I bought this book for natural soap recipes- and I agree with a few other reviews, not all the ingredients used are natural. I was hoping for some recipes with exotic cold pressed oils, but the recipes use common oils and butters, some good, some not good at all. Pros: the photos are great and so is the spiral bound design. Some of the recipes are simple. Some of the ingredients used are common and easy to find. Some of the recipes look really fun!
Cons: I recognized a great many of the designs from the Amy Warden Soap Challenge and the original artisan soap makers were not given credit (design ideas are not exclusive to the Soap Queen). You're gonna have to spend a WHOLE lot of money buying the molds she uses for the recipes and the equipment. Instead of telling you how many ounces a recipe makes- you get how many bars based on her molds (a pain in the butt for a newbie to figure out using your own molds.) More than half the book is for advanced soap makers. Some recipes call for food items like potato or cucumber or banana- however there are powdered extracts that would be much safer to use IF you were selling these soaps (as far as I know the FDA does not approve raw food in soaps). The book is a copycat of other artisans original works and really instead of using ordinary easy to find molds it compels you to go to her company to buy the equipment (or buy it cheaper here on Amazon :) SOME THINGS YOU NEED:You need a silicone log mold, a wooden slab mold, a individual silicone cavity mold, a silicone slab mold (smaller), and a long log mold with dividers, and round molds, embellishment molds, natural colorants, oxides, tons of essential oils, heating pad, section tools, sodium lactate (in all the recipes), cupcake mold, stamp, rubber mallet, sealable tea bags, herbs, bubble wrap, cookie cutters, powder sifter, chopsticks, frosting bag and tip... it goes on and on. This is not for the beginning soap maker that has limited funds and space (some recipes require the freezer over night). The simplest recipes are the Olive Oil Brine, and Oatmeal Soap for Babies. I give it three stars for the photos, layout, time and effort, the attempt of making it somewhat NATURAL SOAPMAKING, and the spiral binder, and because she used other artisans designs and not her own (even though she doesn't credit them).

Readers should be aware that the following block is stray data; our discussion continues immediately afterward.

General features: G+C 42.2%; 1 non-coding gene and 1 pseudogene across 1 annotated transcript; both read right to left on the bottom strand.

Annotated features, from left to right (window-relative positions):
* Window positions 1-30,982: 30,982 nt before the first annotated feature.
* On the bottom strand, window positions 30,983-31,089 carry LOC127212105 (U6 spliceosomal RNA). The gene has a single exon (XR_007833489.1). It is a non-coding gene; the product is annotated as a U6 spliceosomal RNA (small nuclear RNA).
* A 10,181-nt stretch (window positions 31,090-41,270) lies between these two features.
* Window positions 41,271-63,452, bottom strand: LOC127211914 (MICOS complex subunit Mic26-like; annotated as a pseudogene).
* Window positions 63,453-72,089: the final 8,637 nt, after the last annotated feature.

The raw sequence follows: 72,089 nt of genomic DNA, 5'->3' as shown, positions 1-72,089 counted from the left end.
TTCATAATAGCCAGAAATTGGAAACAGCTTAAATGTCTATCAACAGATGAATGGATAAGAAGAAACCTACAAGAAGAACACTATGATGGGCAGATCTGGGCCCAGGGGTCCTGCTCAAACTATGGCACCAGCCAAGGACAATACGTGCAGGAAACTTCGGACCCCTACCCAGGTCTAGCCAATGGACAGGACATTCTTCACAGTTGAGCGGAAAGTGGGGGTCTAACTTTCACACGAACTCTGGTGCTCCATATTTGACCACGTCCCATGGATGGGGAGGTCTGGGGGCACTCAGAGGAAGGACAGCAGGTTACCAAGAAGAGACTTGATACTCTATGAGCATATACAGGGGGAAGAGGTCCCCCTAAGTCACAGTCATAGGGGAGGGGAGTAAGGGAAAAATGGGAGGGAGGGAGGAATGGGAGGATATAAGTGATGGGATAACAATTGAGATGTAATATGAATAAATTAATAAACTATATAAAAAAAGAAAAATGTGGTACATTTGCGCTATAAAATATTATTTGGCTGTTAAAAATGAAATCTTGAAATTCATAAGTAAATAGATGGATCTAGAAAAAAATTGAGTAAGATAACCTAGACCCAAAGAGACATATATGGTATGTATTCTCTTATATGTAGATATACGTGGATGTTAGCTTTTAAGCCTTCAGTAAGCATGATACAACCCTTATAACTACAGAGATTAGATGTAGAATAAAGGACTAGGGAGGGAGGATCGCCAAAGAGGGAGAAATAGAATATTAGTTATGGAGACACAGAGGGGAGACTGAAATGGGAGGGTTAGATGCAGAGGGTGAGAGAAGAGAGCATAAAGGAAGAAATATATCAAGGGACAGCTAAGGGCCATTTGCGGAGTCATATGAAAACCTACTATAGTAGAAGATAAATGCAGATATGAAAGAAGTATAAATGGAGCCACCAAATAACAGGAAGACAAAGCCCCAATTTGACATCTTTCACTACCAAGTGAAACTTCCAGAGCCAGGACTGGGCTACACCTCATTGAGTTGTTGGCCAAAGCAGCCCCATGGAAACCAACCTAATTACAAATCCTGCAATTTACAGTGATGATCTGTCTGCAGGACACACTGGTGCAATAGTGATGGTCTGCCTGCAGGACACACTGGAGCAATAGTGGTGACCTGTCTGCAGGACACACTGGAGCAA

The pure luxury of soaps made with coconut butter, almond oil, aloe vera, oatmeal, and green tea is one of life’s little pleasures. And with the help of Anne-Marie Faiola, author of Soap Crafting and Milk Soaps, it’s easy to make luscious, all-natural soaps right in your own kitchen. This collection of 32 recipes ranges from simple castile bars to intricate swirls, embeds, and marbled and layered looks. Begin with a combination of skin-nourishing oils and then add blueberry puree, dandelion-infused water, almond milk, coffee grounds, mango and avocado butters, black tea, or other delicious ingredients — and then scent your soap with pure essential oils. Step-by-step photography guides you through every stage of cold-process soapmaking.